It has been stated that a spot returns to the same position on the disc in about 27 days. This is not, however, the time of a revolution on the axis. For while the sun makes a revolution on his axis, the earth advances nearly a sign in the ecliptic; and, consequently, the sun must make more than a complete revolution, before the spot will appear to an observer on the earth to occupy its former position on the disc. By investigations and computations which may be omitted here, the real time of revolution can be determined from the observed positions of the same spot at different times. According to Delambre, the period of the sun's revolution on his axis is 25d. Oh. 17m. Some astronomers make it rather greater.
It is also ascertained that the position of the sun's axis is such, that when his longitude is about 170° 21', it coincides with the plane ESf, passing through the centres of the earth and sun at right angles to the ecliptic, the northern half Sp of the axis being then inclined towards the earth.
176. Hypotheses relative to the solar spots. Various hypotheses to account for the solar spots have been proposed. None of them are, however, entirely satisfactory. One of the most probable is that by Sir W. Herschel. He supposed that the mass of the sun is an opaque globular body, surrounded by an atmosphere of luminous matter; that this luminous atmosphere is not in contact with the body of the sun, but is sustained far above it by a transparent, elastic medium, in which floats a stratum of cloudy matter; and that, from the operation of local causes, cavities or openings are formed, both in the cloudy stratum and luminous part of the atmosphere, the opening in the latter being larger than that in the former. According to these assumptions, the part of the solid body of the sun that is under an opening, being shaded by the cloudy stratum, and thus receiving little or no light from the luminous part of the atmosphere, must appear as a black spot. The part of the cloudy stratum contiguous to its aperture, and under the larger opening, reflecting light received from the latter, would form the border or penumbra of the spot.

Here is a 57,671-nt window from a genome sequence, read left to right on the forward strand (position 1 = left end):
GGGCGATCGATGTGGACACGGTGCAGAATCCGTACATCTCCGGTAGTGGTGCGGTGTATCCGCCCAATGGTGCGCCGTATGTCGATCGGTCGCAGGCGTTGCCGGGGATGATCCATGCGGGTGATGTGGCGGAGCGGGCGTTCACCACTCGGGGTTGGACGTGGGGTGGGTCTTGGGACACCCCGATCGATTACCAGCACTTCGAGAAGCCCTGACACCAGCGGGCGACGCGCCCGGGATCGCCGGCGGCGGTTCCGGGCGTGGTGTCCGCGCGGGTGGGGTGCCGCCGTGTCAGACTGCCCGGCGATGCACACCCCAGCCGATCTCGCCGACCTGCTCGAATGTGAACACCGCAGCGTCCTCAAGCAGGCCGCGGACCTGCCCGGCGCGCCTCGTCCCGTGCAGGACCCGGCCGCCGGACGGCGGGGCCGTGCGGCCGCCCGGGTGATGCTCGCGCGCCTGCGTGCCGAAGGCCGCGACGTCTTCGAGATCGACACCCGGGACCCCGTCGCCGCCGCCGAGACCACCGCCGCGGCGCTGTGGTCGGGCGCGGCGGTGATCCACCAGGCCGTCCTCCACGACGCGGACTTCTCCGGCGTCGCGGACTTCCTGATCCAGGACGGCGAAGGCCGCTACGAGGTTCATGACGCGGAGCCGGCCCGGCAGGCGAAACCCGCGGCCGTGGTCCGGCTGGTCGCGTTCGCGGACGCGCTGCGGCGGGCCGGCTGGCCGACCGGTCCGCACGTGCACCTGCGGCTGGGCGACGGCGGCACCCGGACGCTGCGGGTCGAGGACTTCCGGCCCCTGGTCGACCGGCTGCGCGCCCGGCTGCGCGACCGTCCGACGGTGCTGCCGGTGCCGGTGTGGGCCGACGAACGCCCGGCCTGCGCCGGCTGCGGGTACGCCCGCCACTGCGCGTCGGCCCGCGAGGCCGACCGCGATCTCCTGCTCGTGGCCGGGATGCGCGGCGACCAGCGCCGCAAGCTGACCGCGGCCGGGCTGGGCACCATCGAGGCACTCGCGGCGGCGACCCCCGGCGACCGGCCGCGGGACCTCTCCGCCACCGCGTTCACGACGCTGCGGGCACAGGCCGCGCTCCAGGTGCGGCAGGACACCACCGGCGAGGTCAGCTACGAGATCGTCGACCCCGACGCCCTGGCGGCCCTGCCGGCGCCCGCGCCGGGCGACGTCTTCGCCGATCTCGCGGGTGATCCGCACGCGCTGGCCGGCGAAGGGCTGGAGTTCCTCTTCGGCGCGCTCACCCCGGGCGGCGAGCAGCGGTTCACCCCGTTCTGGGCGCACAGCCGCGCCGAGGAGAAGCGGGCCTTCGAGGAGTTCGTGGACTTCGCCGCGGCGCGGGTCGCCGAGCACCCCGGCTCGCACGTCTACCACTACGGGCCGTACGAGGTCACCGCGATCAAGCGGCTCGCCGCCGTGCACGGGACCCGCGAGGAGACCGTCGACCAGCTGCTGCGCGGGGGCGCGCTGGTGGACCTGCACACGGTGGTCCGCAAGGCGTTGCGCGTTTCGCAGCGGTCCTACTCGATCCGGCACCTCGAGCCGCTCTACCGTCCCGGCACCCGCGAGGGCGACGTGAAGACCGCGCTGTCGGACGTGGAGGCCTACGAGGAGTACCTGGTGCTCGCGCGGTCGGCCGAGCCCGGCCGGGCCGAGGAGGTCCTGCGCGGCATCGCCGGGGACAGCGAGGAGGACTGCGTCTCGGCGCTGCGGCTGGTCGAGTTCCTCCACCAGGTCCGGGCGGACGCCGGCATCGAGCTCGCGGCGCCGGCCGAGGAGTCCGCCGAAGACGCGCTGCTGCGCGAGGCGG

177. Zodiacal Light. A faint light, somewhat resembling that of the milky way, or more nearly that of the tail of a comet, and being nearly in the form of a cone with its base towards the sun, and its axis nearly in the direction of the ecliptic, is frequently seen at certain seasons of the year in the west after the close of twilight in the evening, or in the east before its commencement in the morning. This is called the zodiacal light.
The state of the air and other circumstances being the same, the zodiacal light is most distinctly seen when its direction or the direction of the ecliptic is most nearly perpendicular to the horizon. This, for places whose latitudes are from 40° to 50° north, occurs about the 1st of March for the evening, and about the 10th of October for the morning. In some years, the zodiacal light is very perceptible in the evening for several weeks contiguous to the former time, and in the morning for a like period contiguous to the latter time.
The distance to which the zodiacal light extends varies from 20° or 30°, to 70° or 80°. No very satisfactory explanation of this phenomenon has as yet been given. Sir William Herschel was of opinion, that the sun, viewed from one of the other stars, would
appear to be surrounded by a nebulosity, similar to that in which some of the fixed stars appear to be enveloped, as seen from the earth.